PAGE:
New management approaches in project environmental assessments and strategic environmental assessments are implemented

Progress for this indicator include the following:

  • Environment Canada engaged in the strategic approach to support the Cabinet Directive on implementing the Canadian Environmental Assessment Act (CEAA). Efforts were focused on the consolidation of the federal Environmental Assessment process;
  • Implemented Environment Canada's Interim Scoping Decision Framework in support of the Cabinet Directive on implementing the CEAA and the Interim Approach for Determining Scope of Project for Major Development Proposals with Specific Regulatory Triggers under the CEAA;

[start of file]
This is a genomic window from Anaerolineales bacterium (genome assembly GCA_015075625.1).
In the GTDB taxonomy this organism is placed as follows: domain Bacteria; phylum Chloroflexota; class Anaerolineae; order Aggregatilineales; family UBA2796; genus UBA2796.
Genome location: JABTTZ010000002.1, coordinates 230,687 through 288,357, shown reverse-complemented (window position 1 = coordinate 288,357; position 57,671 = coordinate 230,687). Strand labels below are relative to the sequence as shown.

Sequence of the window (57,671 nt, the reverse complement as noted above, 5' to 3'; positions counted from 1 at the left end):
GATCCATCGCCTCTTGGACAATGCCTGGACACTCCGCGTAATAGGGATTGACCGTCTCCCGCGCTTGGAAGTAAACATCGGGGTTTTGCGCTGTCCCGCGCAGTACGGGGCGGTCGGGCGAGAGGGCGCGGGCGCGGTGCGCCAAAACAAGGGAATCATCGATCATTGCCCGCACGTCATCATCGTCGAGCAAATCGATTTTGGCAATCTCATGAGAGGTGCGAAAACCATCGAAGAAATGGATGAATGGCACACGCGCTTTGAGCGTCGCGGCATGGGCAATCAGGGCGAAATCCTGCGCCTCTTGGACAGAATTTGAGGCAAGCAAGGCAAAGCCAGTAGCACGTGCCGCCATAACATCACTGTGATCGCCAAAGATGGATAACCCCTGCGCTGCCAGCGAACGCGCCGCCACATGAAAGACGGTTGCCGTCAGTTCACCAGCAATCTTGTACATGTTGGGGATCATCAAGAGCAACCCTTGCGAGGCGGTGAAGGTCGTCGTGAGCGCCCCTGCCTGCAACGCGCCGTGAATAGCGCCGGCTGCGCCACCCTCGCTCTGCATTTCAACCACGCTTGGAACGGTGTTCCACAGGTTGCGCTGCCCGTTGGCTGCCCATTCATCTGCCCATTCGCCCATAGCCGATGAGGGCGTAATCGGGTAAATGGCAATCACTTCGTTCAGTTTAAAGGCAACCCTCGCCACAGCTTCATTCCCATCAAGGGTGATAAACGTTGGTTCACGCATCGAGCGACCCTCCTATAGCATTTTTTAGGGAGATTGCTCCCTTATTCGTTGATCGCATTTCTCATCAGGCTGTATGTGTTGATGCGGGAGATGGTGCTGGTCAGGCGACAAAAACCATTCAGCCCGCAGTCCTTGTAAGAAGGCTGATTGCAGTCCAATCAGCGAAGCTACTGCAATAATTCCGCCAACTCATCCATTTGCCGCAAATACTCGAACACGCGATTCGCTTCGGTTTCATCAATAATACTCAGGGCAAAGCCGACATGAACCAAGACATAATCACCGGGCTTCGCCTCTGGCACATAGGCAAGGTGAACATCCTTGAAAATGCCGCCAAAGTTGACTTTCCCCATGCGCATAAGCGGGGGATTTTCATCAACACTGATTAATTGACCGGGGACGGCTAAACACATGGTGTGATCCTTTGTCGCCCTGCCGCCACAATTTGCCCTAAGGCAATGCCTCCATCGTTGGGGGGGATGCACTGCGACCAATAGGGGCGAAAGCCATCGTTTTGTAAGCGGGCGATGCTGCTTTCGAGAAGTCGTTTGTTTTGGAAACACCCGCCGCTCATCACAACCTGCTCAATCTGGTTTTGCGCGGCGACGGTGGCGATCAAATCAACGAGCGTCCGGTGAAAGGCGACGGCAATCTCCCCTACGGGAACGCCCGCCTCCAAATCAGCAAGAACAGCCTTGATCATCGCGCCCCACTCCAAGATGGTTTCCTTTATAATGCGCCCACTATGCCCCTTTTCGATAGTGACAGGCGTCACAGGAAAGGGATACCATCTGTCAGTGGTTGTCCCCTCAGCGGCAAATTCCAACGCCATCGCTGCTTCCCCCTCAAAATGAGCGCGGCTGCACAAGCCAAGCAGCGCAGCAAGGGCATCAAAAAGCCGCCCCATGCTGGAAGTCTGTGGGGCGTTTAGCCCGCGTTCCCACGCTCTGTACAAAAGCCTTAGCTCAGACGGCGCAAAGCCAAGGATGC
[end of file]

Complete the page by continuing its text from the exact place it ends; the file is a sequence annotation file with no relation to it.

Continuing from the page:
• Environment Canada focused on the implementation of a program management framework that included mechanisms and procedures to improve the efficiency of the Environmental Assessment process;
  • Implemented an Adaptive Management Strategy between Environment Canada and the Vancouver Port Authority;
  • Implemented "A Strategy for Environment Canada's Environmental Assessment Follow-up Activities in Ontario"; and
  • Established a cumulative effects assessment approach to address water and species at risk concerns with regard to oil sands projects.

Establishment of strategic partnerships to advance ecosystem sustainability and decision-making

Progress for this indicator include the following:

  • The Ecological Monitoring and Assessment Network Coordinating office maintained a network of over 600 organizations and individuals involved in ecosystem monitoring in Canada;